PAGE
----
Wild turkeys are often enigmatic. Sometimes in groups of twelve, they emerge out of nowhere in a clearing and vanish just as quickly. Due to their excellent concealment, turkeys can be quite difficult to locate once they vanish into the woods. To help them blend in with the foliage while perched in their nest, the hens’ colors are not as vivid as the toms’. More often than not, you’ll observe the toms meandering around, gobbling and appearing a little bored once their flock of women heads back to their isolated nests for the day. Even in the winter, when it should be easier to spot them, wild turkeys remain somewhat of a mystery. When there is so little to be available in the winter, especially if they are in an area covered in snow, what do wild turkeys ever eat?
Introducing the Wild Turkey
Large-bodied birds, wild turkeys are distributed across most of North America. The turkeys that are native to Mexico are linked to those that are found in the United States. The eastern wild turkey, Osceola wild turkey, Merriam’s wild turkey, Gould’s wild turkey, Rio Grande wild turkey, and ocellated wild turkey are among the various species of wild turkey found in the United States.
Turkeys usually weigh between five and twenty-four pounds and have a lifespan of three to five years. Their heads are tiny, their legs are long and narrow, and their bodies are enormous. As was already established, the plumage of the males is more vividly colored than that of the females. Their hue is dark brownish-black, with an iridescent rainbow sheen over the feathers on their backs. The front feathers have white stripes and are brownish-black in color. The long, light to dark brown tail feathers have a pale beige tip. Depending on how they are feeling, the males’ heads can be blue, red, pink, or white. More akin to a mood head than a mood ring!
The females are somewhat smaller, with brown eyes rimmed in black lashes and feathers that are rather muted in color. In many locations, they have been hunted almost to extinction, but thanks to turkeys imported from other parts of the United States, their numbers have increased.
Foods Wild Turkeys Eat During Winter
Berries are a major component of the diet of wild turkeys during the chilly winter months. Berries grow on certain shrubs and trees, such as holly, even in very cold weather. The turkeys will either soar to a low branch or use their powerful legs to propel themselves there, where they may gather the delicious berries and safely avoid harm. Turkeys are, after all, quite low on the food chain, and, like many other creatures, predators suffer during the winter.
2. Tree & Flower Buds
While we’re talking about turkeys in trees, the birds also like to eat any buds from flowers and the new growth on trees. When it comes to their diet, turkeys aren’t particularly choosy; they’ll eat almost anything that fits in their jaws. Trees provide moisture and fiber in their new growth, which might be scarce in the winter. They remain to consume whatever that makes sense after they have climbed a tree and are eating berries. It has been observed that these charming birds toss blossoms, berries, and insects to their fellow flock members.
They might also come find an acorn, beech nut, or hickory nut when they are in the trees. All of them are significant components of the winter diet of the turkey. They are high in calories and fat, which helps the turkeys stay a healthy weight during the winter. Eating nuts also has the added benefit of occasionally containing insects, which turkeys also consume. Even when there is some snow on the ground, nuts can still be found there that the turkeys trample up.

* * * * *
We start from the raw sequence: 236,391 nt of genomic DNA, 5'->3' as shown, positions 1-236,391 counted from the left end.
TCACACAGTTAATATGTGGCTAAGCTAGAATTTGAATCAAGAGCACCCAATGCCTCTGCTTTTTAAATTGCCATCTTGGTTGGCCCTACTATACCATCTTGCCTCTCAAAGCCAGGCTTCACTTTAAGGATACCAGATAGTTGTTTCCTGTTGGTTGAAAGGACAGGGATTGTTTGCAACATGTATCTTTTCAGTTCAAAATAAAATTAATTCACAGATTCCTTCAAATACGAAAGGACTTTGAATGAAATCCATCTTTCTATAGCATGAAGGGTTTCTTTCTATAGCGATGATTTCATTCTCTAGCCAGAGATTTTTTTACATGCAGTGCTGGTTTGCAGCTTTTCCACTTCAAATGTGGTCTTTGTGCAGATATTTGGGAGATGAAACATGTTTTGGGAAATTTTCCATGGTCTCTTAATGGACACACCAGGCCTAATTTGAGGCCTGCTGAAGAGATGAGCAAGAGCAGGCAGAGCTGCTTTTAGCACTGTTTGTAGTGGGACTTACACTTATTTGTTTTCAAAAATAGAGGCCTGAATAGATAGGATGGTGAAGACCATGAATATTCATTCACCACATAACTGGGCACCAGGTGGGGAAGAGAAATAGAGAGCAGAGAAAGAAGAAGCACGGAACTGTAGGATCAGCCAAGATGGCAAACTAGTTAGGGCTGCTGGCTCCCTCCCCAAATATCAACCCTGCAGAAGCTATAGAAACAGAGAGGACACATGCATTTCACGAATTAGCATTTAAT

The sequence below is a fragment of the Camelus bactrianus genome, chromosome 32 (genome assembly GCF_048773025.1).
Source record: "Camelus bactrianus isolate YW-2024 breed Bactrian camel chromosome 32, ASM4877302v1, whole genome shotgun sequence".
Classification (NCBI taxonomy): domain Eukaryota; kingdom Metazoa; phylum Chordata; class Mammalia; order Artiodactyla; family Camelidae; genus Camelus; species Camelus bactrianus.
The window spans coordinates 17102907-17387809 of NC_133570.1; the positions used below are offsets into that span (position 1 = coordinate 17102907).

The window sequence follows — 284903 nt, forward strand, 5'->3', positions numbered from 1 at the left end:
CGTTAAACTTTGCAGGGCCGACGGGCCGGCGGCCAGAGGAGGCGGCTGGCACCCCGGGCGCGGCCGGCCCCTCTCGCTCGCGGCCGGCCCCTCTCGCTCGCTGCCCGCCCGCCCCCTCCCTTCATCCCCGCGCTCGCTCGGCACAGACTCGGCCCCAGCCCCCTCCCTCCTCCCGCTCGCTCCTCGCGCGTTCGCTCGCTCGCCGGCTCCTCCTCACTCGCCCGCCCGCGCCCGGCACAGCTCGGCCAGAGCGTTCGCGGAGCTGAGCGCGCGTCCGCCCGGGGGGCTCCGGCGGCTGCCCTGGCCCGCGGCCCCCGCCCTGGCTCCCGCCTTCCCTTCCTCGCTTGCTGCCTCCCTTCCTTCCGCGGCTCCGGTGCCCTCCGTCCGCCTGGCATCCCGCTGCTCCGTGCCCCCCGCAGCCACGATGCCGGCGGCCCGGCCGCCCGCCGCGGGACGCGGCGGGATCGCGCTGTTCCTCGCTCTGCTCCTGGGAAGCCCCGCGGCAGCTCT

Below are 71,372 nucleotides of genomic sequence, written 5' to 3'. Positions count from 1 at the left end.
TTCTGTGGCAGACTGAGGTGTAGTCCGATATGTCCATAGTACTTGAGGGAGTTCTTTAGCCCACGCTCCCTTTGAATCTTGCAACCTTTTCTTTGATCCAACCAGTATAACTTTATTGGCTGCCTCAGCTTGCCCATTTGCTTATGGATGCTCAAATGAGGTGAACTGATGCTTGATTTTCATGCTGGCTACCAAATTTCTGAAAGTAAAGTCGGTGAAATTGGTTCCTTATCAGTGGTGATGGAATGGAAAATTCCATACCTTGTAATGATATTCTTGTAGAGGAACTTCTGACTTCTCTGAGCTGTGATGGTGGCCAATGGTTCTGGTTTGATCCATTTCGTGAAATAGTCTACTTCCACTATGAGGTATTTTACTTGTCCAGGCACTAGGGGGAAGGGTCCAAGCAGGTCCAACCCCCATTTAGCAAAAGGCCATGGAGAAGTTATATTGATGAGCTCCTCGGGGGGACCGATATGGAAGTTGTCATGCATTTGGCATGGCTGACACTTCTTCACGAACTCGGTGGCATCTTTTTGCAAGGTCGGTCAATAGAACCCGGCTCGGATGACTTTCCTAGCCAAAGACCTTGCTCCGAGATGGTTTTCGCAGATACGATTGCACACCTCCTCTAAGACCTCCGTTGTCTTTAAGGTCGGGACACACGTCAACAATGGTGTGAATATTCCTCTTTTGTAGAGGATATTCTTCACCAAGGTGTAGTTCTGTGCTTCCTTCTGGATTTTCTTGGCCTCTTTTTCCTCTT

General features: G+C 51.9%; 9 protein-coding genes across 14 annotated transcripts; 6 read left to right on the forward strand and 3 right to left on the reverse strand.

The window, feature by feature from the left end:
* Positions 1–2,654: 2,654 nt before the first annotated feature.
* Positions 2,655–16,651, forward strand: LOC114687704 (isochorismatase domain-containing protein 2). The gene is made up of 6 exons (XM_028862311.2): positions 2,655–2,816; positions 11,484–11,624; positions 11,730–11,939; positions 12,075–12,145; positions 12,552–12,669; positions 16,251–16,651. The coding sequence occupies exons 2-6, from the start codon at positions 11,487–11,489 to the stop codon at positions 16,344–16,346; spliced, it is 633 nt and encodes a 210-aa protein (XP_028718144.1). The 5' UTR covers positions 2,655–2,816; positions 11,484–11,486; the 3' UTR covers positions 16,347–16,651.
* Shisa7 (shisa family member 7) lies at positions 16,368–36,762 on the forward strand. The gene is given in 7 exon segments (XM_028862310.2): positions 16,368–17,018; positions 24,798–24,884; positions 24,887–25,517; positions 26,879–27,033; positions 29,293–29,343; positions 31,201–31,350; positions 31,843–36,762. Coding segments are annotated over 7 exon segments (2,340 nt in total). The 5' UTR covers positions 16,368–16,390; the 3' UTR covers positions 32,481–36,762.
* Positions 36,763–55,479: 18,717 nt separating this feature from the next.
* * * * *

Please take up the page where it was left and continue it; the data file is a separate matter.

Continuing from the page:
4. Hemlock and Pine Needles
Pine and hemlock needles contain vitamins A and C, which are highly helpful during the winter months, even though they may not seem very tasty to us. When there’s not much else to eat, the birds feed on low-lying branches; or perhaps they just enjoy the needles.
5. Mosses and Lichen
The moss and lichen that grow on or around trees, along with everything else about them, seem to be rather tasty to a hungry turkey. Both of them are high in fiber, high in protein, and high in carbohydrates, which provides the turkeys the energy to jump into those trees and roam around somewhat aimlessly.
Turkeys will eat grass when they are on the ground and will dig it up when the snow covers it. It provides fiber, protein, and hydration. Grass grows readily everywhere, so turkeys don’t need to expend much energy finding it.
7. Leftover Grain
Grain fields are fascinating to turkeys to explore once the plow has passed through. Grains such as corn, soybeans, wheat, and others often fall behind. They provide some sustenance for the avian masses, but they will be sharing with a multitude of other creatures.
Although it’s not the ideal season to search the ground for insects, turkeys nevertheless manage to discover them during the winter. The turkey’s strong legs allow it to dig fairly deeply into the ground and even tip over rocks that may be home to a large number of insects. Insects and arachnids that hibernate throughout the winter months may thaw out and become active on warmer winter days, making them easy prey.
Foods That Wild Turkeys Consume in Different Seasons
Food is considerably easier to find and has a wider selection throughout the other seasons than it does during the winter. There are a lot more insects for them to pick from; grains are growing, ready to be harvested, or have recently been picked, so the turkeys have fair and simple prey. Additionally, berries are far more likely to be plentiful and provide a greater variety. During the warmer months, salamanders, frogs, mice, and certain lizards are also consumed by turkeys. Although they have a varied diet, turkeys are not an easy species to live with!